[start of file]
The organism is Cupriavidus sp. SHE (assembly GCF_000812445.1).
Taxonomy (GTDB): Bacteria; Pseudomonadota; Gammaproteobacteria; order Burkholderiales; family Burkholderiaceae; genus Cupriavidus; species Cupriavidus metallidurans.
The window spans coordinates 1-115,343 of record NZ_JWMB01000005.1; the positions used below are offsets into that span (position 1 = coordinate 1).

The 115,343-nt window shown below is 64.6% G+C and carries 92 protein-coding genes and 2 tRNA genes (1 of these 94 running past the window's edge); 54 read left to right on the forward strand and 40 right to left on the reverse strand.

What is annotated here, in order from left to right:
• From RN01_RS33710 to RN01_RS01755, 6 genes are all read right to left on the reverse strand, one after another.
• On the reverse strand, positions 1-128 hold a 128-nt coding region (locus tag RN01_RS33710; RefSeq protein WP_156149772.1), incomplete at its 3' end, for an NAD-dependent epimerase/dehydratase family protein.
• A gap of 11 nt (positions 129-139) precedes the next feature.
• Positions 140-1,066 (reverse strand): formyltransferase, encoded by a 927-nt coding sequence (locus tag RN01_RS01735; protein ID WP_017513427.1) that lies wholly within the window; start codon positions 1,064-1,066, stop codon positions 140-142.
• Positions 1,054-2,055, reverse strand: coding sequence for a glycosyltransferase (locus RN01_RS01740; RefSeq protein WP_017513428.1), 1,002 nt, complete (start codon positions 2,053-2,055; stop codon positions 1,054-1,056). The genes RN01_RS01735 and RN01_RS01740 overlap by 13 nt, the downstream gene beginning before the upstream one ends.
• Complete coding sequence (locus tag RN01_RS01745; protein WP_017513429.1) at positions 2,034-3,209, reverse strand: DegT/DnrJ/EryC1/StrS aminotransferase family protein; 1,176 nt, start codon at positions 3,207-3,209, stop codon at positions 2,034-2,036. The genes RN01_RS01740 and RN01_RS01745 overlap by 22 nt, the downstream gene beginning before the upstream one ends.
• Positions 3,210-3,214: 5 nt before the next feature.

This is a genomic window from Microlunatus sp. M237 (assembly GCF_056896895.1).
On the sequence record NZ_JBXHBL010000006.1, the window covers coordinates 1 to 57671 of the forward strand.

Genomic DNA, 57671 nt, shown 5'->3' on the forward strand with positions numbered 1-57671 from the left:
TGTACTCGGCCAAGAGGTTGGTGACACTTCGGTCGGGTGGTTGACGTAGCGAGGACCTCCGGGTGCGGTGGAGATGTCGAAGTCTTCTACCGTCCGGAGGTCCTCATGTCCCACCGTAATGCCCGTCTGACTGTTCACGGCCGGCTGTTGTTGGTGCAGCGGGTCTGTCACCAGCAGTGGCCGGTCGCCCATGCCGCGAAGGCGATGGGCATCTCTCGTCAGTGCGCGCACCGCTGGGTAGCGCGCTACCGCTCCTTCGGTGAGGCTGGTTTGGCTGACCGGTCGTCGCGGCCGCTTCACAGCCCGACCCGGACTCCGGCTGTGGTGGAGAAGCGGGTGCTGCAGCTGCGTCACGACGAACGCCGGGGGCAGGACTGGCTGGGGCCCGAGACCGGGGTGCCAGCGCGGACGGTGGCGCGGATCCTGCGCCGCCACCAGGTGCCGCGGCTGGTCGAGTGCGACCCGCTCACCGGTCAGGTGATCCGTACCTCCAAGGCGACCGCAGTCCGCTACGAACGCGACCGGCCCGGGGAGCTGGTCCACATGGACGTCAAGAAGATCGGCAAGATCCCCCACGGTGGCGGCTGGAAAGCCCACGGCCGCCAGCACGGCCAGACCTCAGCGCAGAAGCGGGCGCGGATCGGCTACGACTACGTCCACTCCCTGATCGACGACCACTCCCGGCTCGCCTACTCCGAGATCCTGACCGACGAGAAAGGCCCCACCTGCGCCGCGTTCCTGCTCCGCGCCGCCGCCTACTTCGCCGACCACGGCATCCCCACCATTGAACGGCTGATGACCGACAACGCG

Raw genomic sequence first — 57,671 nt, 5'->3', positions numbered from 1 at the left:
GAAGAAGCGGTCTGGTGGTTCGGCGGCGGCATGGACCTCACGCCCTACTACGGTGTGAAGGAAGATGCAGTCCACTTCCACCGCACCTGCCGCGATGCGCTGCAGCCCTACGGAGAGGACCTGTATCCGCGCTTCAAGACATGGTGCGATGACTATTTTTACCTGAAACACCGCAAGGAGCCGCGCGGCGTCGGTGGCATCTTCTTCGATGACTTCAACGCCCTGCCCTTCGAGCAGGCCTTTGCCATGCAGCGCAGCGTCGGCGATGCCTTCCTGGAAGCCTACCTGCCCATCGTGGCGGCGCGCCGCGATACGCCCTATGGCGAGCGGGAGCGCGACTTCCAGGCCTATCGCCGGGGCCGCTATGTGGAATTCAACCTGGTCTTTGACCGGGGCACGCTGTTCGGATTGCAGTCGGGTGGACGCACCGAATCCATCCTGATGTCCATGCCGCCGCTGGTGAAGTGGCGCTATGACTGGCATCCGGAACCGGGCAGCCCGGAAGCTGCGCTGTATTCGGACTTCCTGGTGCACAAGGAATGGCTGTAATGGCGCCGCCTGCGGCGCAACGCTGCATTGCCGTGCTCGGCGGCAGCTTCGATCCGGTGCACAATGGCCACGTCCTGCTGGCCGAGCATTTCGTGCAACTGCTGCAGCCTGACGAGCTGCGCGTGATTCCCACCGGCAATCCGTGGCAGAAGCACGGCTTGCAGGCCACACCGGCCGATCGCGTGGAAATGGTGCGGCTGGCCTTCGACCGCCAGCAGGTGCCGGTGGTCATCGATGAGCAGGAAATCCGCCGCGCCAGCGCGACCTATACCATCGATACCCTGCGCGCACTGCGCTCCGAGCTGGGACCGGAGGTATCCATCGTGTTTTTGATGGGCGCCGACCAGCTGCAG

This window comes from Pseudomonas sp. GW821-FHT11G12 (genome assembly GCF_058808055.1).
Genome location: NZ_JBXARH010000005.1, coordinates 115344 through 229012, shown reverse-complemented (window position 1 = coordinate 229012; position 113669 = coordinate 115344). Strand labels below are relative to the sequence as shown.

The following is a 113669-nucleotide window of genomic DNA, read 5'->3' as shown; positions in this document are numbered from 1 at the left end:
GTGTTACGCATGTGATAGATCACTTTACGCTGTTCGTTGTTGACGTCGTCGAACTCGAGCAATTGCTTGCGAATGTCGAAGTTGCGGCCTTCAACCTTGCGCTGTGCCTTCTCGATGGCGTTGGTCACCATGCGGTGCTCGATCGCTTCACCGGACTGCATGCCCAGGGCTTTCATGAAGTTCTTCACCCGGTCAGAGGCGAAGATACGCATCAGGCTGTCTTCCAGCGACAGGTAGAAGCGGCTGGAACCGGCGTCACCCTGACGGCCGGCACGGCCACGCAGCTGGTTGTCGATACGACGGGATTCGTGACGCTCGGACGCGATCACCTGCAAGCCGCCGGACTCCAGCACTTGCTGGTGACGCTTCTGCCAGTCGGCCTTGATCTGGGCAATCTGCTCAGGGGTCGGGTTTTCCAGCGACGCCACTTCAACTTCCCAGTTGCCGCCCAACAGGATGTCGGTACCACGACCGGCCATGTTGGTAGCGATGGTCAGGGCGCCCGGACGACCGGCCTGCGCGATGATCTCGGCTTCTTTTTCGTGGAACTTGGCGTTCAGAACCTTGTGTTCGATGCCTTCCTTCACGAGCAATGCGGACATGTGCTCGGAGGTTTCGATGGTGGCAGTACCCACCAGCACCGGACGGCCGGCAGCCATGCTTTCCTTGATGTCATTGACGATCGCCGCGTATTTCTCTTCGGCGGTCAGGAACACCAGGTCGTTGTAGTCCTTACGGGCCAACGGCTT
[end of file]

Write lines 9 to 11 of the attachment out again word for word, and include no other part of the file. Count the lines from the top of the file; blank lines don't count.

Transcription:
• Positions 140-1,066 (reverse strand): formyltransferase, encoded by a 927-nt coding sequence (locus tag RN01_RS01735; protein ID WP_017513427.1) that lies wholly within the window; start codon positions 1,064-1,066, stop codon positions 140-142.
• Positions 1,054-2,055, reverse strand: coding sequence for a glycosyltransferase (locus RN01_RS01740; RefSeq protein WP_017513428.1), 1,002 nt, complete (start codon positions 2,053-2,055; stop codon positions 1,054-1,056). The genes RN01_RS01735 and RN01_RS01740 overlap by 13 nt, the downstream gene beginning before the upstream one ends.
• Complete coding sequence (locus tag RN01_RS01745; protein WP_017513429.1) at positions 2,034-3,209, reverse strand: DegT/DnrJ/EryC1/StrS aminotransferase family protein; 1,176 nt, start codon at positions 3,207-3,209, stop codon at positions 2,034-2,036. The genes RN01_RS01740 and RN01_RS01745 overlap by 22 nt, the downstream gene beginning before the upstream one ends.